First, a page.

Drunk walking, calories, and funding: A few tidbits from TRB Annual Meeting

Buffered Bike Lane with a bike symbol and arrow pointing forward

In case you haven’t heard, the Transportation Research Board’s 91st Annual Meeting is being held right now in Washington D.C. It’s a major event in the transportation world that attracts the best and brightest thinkers and policymakers from around the country.

I’ve been following updates from the event via Twitter and two quotes have been shared hundreds of times. Here’s the first one:

On 350 calories, a bicyclist can go 10 miles, a pedestrian 3.5 miles, and a car 100 feet.

That was tweeted by @AurashKhawarzad and I’m not sure who the original source was. I’m also not sure how you convert car movement into calories, but it’s a fun way to look at the numbers.

And then there’s this quote (paraphrased by tweeters) from famed transportation researcher Todd Litman:

“Best urban sustainability measure: “whether or not you are able to walk home from a bar drunk.””

One more quick note about TRB. With the transportation funding debate heating up, a Streetsblog DC reporter attended a session on the topic. Check out what he found out in this story, Is Doing Nothing a Politically Acceptable Way to Pay For Transportation?

Portlanders in D.C. for major transportation research conference

Buffered Bike Lane with a bike symbol and arrow pointing forward

Head of traffic signals for
PBOT, Peter Koonce, is
among the attendees.

Looking to share knowledge on the latest and greatest innovations in transportation research, Portland has a very strong presence in Washington D.C. this week at the 90th Annual Meeting of the Transportation Research Board.

Portland is home to many of the nation’s top minds when it comes to innovative research about how we get around. Back in 2009, Portland State’s Robert Bertini was picked to serve as deputy administrator of the federal Research and Innovative Technology Administration.

Read more

At TRB, wonks are celebrities (and they wear funny ties)

Buffered Bike Lane with a bike symbol and arrow pointing forward

Spotted at TRB 2010.
(Photo: Robert Rescot/Twitter)

The Transportation Research Board is wrapping up their Annual Meeting in Washington D.C. this week. For the uninitiated, the TRB’s mission is to “promote innovation and progress in transportation through research.” Our own Elly Blue attended (along with about 11,000 others) last year and dubbed it the Great Transportation Convergence.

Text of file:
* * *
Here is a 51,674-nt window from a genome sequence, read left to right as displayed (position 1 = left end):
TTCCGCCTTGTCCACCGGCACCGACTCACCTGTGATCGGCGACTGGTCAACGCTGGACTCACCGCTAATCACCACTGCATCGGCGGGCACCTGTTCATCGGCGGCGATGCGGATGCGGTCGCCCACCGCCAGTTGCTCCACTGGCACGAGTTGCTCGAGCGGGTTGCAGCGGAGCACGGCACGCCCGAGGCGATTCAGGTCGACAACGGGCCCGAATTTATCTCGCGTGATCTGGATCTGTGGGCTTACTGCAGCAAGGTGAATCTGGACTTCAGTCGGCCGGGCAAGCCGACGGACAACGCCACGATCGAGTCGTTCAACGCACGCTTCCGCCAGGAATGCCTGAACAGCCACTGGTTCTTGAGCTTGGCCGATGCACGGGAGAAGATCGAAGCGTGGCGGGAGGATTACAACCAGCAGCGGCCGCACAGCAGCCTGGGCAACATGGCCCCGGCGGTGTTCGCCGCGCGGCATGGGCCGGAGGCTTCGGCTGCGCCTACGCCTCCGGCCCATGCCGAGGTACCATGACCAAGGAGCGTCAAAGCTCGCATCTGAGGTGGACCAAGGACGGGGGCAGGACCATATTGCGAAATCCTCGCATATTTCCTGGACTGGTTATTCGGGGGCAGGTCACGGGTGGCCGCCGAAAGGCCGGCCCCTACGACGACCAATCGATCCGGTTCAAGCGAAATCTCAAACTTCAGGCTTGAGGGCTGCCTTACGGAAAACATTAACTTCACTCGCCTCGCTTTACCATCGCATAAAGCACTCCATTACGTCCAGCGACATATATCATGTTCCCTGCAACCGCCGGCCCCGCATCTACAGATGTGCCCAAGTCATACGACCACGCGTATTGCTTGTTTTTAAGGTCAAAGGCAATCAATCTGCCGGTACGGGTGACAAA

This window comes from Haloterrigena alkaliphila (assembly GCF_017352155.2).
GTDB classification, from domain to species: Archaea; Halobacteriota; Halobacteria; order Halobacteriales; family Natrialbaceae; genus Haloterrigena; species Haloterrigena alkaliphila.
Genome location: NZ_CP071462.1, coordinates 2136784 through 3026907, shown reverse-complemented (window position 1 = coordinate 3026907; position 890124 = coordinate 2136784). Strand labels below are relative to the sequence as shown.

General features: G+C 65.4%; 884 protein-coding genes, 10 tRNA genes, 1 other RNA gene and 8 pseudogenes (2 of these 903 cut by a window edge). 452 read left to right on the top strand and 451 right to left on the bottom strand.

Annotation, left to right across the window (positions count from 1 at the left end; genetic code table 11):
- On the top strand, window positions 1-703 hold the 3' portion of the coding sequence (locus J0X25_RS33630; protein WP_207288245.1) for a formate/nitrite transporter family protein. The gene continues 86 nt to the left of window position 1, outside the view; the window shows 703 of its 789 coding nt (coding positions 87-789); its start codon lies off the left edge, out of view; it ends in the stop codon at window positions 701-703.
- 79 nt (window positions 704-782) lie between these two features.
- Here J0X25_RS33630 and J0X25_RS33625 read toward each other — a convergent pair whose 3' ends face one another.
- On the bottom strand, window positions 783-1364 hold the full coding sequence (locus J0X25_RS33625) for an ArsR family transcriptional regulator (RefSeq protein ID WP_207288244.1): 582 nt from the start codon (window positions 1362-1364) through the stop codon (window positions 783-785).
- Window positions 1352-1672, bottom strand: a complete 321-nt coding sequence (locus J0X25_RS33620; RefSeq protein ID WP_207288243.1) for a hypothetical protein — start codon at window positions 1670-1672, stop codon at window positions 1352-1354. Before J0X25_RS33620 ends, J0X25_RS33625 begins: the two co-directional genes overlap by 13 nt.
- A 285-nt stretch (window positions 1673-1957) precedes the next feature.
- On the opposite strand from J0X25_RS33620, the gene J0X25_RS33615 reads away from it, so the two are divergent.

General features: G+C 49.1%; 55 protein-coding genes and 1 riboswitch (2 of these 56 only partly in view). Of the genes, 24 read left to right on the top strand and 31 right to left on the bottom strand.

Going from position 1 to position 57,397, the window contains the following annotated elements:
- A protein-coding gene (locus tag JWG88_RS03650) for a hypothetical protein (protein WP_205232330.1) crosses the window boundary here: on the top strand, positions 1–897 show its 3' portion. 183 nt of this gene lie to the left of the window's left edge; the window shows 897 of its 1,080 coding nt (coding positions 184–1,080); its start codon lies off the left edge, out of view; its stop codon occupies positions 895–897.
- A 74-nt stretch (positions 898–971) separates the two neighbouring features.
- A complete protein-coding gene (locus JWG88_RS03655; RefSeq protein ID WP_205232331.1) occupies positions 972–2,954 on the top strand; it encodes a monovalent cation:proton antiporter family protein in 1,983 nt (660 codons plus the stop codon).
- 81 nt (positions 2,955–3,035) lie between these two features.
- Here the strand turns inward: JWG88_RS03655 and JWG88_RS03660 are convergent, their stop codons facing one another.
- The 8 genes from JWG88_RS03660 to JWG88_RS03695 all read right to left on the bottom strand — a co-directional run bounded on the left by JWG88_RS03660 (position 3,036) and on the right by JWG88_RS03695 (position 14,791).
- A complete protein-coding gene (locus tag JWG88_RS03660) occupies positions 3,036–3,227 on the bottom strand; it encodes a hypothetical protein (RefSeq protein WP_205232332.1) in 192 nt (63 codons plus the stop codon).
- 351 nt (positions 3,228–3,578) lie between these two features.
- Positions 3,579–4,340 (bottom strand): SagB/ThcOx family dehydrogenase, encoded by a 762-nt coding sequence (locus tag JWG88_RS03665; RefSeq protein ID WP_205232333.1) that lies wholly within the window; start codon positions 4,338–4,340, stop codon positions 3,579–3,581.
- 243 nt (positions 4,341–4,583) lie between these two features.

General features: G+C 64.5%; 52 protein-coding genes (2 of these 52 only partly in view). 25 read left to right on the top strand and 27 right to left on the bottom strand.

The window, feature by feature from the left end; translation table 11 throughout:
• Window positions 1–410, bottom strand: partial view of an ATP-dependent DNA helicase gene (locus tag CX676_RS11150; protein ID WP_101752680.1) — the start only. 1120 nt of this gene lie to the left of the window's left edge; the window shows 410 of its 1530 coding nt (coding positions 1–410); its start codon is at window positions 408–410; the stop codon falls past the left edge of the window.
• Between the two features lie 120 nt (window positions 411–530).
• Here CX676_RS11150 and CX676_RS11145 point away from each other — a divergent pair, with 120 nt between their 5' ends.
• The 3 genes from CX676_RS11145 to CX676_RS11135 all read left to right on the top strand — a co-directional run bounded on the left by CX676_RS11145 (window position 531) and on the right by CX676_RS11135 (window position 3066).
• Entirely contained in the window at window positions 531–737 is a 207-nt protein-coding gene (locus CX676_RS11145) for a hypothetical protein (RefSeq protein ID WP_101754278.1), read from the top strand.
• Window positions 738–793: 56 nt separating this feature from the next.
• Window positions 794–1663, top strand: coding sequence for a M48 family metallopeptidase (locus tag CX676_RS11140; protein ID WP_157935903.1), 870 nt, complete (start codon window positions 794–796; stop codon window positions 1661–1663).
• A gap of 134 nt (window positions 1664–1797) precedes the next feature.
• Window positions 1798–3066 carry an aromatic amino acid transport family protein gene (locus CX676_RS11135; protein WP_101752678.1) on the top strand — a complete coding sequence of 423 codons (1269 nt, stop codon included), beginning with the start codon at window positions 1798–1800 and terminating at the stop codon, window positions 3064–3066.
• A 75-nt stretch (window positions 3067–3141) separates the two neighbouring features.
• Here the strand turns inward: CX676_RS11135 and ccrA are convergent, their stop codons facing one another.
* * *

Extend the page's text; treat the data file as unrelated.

Not surprisingly, there was a big contingent from Portland at this year’s conference. The Portland State University based Oregon Transportation Research and Education Consortium (OTREC) sent a team of staffers to present their latest research and network with others in the field.

Read more

Editorial: Conservative columnist speaks out against highways

Buffered Bike Lane with a bike symbol and arrow pointing forward

“The US has big economic problems. But they have been made worse, and harder to resolve, by a half-century in which, at federal urging, the country was misbuilt.”
— Christopher Caldwell, The Weekly Standard

Reflecting on Obama’s address to congress last week (in which he said that America “cannot walk away from” the automobile), columnist Christopher Caldwell penned a rebuttal in the Financial Times against the President’s plans for massive government spending — on the nation’s highways.

Caldwell, a senior editor for conservative news publication The Weekly Standard, spends the bulk of the column casting President Eisenhower’s Federal Highway Act in an unfavorable light (the Highway Act passed with strong support in 1956 and created our interstate highway system).

Read more

TRB profile: Roads and bike paths on the reservations

Buffered Bike Lane with a bike symbol and arrow pointing forward

[Publisher’s note: This article is a dispatch by Managing Editor Elly Blue, who recently attended the Transportation Research Board conference in Washington D.C. Read more articles from Elly’s East Coast Tour.]

John La Verdure (Photo by Elly Blue)

Taking a break in the lobby of the Marriott during the TRB conference, I noticed a man nearby with Portland on his nametag. He turned out to be John La Verdure, an engineer who lives in Troutdale and advises the The Bureau of Indian Affairs (BIA) on technical issues with building roads on Native American reservations.

I asked what conference sessions he was attending, and he launched into an enthusiastic description of a flaw that has lately become apparent in the 12 inch concrete slabs used to build many highways. The slabs shift slightly, over a long period, so that 20 years after they’re installed, one end will be 1/16 inch lower than perfectly flush. That’s why, when you’re driving across North Dakota, the road feels bumpy.

Read more

In D.C.: The great transportation convergence

Buffered Bike Lane with a bike symbol and arrow pointing forward

You can take a shuttle between conference
venues, or a ten minute walk across this gorgeous
bridge on Connecticut Ave.
(Photos by Elly Blue)

Washington, DC is the final stop on my East Coast Tour. I am here for the week-long Transportation Research Board (TRB) annual meeting.

TRB is the big transportation conference in North America, hosted by the country’s pre-eminent transportation research organization. Hundreds of sessions fill three huge hotels on Connecticut Avenue, and 11,000 attendees walk briskly from room to room, talking shop about everything from bituminous pavement to international shipping to pedestrian signalization.

The theme of the conference this year is Transportation, Energy, and Climate Change. The fact that this is the theme is a big deal in its own right, as it signals a shift in focus in transportation research and policy nationally.

Read more